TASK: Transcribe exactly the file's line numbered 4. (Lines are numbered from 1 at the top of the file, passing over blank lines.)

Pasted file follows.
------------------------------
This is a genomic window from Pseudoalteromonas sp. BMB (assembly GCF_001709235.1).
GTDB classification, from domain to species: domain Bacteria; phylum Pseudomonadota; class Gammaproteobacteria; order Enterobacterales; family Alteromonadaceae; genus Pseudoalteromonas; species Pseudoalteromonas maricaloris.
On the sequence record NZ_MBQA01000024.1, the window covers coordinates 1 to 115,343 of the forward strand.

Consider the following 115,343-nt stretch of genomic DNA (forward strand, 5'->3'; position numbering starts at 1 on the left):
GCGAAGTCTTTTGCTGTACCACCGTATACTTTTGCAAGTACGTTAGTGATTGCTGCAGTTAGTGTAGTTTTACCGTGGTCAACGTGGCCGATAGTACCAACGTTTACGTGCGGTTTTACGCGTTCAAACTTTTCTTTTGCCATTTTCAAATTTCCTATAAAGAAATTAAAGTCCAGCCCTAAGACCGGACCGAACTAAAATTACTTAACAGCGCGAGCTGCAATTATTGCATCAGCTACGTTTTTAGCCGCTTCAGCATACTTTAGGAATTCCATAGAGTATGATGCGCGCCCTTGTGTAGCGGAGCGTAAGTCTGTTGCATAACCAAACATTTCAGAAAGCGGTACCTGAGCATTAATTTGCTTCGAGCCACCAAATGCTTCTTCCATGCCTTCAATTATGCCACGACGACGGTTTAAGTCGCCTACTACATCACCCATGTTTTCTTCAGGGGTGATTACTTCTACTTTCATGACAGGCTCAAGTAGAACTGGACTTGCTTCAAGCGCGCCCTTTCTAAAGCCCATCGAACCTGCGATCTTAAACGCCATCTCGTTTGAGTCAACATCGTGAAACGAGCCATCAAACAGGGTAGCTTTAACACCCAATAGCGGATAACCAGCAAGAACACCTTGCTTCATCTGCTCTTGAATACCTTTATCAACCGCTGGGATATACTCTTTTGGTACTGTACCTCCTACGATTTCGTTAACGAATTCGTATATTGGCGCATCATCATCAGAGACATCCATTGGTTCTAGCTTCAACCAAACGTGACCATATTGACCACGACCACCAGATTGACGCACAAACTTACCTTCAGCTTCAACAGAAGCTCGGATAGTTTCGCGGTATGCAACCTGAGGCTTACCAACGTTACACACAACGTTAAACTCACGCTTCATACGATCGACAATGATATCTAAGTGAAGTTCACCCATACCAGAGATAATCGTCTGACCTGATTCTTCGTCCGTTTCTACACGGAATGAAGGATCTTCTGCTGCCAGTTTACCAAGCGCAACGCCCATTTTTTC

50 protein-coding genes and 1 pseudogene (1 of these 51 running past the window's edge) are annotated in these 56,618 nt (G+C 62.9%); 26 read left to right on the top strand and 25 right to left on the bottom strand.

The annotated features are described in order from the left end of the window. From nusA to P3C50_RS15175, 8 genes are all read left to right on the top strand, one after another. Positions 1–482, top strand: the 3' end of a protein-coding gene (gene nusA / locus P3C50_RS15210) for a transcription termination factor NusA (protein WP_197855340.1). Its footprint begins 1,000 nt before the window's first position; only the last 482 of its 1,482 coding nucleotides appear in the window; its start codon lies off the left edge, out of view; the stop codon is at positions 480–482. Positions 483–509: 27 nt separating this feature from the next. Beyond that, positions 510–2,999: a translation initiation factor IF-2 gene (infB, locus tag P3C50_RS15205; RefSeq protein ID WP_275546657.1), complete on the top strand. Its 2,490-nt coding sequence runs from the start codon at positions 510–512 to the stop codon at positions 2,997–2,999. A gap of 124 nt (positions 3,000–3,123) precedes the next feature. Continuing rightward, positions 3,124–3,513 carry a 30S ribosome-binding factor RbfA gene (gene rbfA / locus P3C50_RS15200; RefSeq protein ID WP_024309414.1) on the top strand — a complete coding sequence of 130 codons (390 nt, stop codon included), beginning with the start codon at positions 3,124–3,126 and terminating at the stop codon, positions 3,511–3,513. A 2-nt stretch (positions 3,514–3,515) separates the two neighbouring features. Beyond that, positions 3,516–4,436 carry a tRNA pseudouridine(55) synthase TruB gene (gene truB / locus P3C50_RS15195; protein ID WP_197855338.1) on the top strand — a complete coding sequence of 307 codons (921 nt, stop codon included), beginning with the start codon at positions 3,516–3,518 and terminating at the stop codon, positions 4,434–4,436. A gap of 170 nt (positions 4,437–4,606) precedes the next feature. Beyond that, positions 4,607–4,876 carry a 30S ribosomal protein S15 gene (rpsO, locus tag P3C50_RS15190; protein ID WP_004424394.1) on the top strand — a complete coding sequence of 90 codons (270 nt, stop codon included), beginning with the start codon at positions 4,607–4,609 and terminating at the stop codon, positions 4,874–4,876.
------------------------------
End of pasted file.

Consider the following 115,343-nt stretch of genomic DNA (forward strand, 5'->3'; position numbering starts at 1 on the left):